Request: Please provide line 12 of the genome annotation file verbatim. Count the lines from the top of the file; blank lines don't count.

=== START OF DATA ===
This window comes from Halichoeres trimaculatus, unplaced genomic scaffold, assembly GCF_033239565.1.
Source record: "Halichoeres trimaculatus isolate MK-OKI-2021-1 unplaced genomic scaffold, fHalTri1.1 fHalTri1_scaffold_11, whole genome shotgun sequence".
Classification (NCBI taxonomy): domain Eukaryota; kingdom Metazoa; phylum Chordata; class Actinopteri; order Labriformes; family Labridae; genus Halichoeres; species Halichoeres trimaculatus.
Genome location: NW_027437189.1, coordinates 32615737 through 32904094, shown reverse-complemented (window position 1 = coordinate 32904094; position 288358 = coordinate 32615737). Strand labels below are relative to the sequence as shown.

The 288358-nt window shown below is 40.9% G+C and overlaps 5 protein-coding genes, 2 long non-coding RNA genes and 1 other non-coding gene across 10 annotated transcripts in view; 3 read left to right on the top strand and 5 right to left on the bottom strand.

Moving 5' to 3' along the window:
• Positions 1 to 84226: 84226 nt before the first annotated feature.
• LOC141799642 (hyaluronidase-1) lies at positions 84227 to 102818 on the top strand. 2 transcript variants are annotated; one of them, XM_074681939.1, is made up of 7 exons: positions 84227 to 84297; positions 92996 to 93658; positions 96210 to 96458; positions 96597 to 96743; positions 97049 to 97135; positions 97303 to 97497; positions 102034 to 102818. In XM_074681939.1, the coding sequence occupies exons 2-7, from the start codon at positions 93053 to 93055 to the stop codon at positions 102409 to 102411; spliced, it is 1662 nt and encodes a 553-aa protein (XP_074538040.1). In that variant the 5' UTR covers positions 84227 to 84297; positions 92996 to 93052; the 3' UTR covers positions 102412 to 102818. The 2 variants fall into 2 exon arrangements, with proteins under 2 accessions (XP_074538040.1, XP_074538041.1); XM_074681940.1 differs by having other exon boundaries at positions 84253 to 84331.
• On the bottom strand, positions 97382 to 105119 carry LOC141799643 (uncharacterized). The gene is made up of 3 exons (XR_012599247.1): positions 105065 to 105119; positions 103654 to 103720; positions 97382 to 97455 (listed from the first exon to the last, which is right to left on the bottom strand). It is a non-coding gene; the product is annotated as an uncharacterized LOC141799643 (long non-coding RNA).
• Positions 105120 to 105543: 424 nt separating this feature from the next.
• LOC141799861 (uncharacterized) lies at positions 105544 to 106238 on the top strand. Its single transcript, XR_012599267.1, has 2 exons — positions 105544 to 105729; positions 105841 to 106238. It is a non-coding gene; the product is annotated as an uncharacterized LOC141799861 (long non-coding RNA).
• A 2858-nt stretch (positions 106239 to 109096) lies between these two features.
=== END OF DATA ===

• A 2858-nt stretch (positions 106239 to 109096) lies between these two features.